Born and raised in Nepal, Kishor Sharma is a photographer focused on exploring social and political issues in his home country. Having studied journalism and mass communication for his masters, Kishor noticed the social and political shift that Nepal was undergoing, and thus began his interest in exploring sociopolitical issues. Despite not having any official experience as a photojournalist, he fully understands the importance of storytelling through photography. Now working as a freelance photographer, Kishor is on a mission to tell the untold stories that he feels like the world needs to hear. His work has been published in numerous publications and showcased in exhibitions in both Nepal and abroad.
In his photo series No Land For Us, Kishor travels into the Bagiya village in the southern lowlands of Nepal and documents the struggles of landless squatters who live in rundown huts they’ve built for themselves and their family. Most of the inhabitants of the village are from marginalized ethnic groups who have been deemed as “untouchables” in an archaic caste system that still remains in parts of the country. The impactful photo essay tells the story of these overlooked minorities who often end up working for landlords in the area for their entire lives, with no opportunities or land of their own.
Kishor’s insatiable infatuation with telling the unheard stories of his country has also brought him into the western mid-hills of Nepal, where he documented the life of the Raute tribe, a nomadic group of hunter-gatherers. The tribe is rather unique, as they are the only indigenous community that hunts monkeys. The Raute tribe also don’t drink flowing water, despite the fact finding standing water can be rather difficult. His powerful photo essay captures the uncertainties and challenges that the tribe faces as their traditions clash against modernity. “It was difficult at the beginning for sure but I was not the first one to approach them with camera so they were pretty aware of it. I stayed for few weeks and started to visit them before starting to take photographs,” Kishor recalls. “They are very friendly but usually don’t like to deal with outsiders that much. This is slowly changing though.”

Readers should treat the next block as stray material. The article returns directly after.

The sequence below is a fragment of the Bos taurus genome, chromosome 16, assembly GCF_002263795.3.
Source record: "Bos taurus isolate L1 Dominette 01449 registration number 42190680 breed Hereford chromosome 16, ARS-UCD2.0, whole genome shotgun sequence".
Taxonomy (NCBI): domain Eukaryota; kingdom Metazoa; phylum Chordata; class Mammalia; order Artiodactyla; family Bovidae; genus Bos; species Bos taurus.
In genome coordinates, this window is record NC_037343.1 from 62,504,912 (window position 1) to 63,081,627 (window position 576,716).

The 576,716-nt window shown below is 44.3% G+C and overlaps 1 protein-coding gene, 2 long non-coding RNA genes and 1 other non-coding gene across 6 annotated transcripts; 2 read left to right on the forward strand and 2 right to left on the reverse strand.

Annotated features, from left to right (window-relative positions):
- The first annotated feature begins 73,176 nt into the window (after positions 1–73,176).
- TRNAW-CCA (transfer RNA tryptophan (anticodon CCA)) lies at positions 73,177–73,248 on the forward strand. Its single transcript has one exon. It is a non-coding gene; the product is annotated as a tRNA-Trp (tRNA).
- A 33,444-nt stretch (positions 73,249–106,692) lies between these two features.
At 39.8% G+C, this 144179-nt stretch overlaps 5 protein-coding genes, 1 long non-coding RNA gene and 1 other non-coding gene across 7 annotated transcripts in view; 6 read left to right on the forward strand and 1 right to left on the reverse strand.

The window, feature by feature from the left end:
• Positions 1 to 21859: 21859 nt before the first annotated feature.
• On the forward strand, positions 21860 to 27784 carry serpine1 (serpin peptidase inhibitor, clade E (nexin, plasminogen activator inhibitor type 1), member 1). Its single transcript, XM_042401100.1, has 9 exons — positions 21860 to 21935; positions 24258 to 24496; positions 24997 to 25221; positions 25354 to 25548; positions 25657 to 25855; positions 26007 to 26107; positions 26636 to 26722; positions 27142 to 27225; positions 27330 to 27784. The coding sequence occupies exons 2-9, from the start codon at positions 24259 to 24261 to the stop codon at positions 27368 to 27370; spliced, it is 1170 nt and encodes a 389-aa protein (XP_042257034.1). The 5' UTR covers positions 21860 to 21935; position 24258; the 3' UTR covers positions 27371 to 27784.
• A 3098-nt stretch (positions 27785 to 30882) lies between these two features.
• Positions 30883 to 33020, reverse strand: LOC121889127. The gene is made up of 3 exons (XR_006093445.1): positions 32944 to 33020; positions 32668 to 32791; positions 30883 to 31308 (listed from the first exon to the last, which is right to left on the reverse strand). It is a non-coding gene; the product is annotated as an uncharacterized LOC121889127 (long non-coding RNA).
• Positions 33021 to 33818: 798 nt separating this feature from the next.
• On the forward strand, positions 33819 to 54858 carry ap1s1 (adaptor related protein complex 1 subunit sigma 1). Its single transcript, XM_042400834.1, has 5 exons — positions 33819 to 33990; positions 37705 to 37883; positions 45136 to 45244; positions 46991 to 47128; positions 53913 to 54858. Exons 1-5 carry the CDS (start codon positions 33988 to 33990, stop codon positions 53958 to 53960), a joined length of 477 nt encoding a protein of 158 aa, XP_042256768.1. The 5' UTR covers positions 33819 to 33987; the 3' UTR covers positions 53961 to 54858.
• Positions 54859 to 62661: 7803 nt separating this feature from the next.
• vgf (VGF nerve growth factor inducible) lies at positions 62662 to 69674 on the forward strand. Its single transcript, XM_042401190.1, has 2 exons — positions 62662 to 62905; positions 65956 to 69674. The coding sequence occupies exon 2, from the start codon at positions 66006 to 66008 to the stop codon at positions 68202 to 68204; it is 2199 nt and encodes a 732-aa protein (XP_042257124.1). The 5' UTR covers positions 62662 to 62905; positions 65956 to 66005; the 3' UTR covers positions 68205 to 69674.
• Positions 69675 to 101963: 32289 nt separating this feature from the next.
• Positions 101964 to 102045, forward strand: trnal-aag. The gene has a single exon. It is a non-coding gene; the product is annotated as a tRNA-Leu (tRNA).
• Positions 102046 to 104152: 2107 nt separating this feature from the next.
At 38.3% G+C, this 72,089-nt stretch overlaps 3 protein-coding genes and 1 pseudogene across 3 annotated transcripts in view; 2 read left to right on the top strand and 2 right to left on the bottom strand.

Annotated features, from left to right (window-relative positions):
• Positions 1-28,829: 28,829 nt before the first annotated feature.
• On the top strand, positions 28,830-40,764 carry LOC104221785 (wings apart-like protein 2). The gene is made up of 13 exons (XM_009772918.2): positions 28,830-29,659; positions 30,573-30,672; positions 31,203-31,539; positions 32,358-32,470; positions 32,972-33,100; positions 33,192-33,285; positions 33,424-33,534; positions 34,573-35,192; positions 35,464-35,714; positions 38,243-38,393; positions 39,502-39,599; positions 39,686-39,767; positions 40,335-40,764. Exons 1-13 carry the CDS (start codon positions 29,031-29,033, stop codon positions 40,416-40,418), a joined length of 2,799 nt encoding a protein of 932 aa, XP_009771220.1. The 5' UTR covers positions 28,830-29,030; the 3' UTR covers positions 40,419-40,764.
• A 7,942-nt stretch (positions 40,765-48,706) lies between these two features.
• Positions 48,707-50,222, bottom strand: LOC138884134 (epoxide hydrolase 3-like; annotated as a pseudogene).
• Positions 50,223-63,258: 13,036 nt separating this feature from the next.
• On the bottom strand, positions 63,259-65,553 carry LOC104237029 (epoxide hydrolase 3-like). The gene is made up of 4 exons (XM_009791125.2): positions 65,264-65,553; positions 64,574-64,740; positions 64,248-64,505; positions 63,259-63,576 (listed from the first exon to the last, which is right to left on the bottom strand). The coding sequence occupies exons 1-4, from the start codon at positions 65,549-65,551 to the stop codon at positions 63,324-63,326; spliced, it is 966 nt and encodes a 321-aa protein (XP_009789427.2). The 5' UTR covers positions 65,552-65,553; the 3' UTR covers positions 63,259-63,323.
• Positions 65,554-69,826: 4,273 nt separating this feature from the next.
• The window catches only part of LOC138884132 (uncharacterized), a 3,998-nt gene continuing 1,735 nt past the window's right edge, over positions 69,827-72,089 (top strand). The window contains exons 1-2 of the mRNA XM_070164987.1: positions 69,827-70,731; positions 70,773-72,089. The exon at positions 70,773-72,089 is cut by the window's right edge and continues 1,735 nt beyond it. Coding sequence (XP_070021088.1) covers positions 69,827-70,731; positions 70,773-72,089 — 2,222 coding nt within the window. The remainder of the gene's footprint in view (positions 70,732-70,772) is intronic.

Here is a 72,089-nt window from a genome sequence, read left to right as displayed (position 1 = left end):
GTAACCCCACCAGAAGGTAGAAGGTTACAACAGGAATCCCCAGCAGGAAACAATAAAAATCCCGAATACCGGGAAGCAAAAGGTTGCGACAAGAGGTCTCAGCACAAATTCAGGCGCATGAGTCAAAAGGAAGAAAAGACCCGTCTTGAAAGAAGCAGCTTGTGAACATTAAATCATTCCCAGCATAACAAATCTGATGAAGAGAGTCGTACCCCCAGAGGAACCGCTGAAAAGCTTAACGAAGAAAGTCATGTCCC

Documenting the complexities and tribulations of life in powerful black-and-white images, many of Kishor’s images have the ability to leave a lasting impression on viewers. His narratives vividly captures the lives of many people forgotten and living on the fringes of society. “When I started photography, I was influenced by photographers who mostly worked in black-and-white,” he explains. “Lately, I’ve been working in color too. I think it’s good to explore different options in photography. But to me, more than aesthetics, it’s the story that matters.” One of Kishor’s upcoming photo series is shot in color and documents the struggles of a village facing water scarcity in the eastern part of Nepal.
After the 2015 Nepal earthquake, Kishor and a few other photographers formed the Nepal Photo Project, an Instagram account where they documented and shared images of the devastation and recovery of the earthquake. “I don’t think I have any specific agenda that I want to accomplish. I’m just curious and want to understand and tell the stories of people and communities that I find important and interesting,” he says. “Photojournalism has some social responsibility attached to it for sure, as it possesses the power to highlight certain issues and helps to shape public opinion. It just needs to be done with good faith.”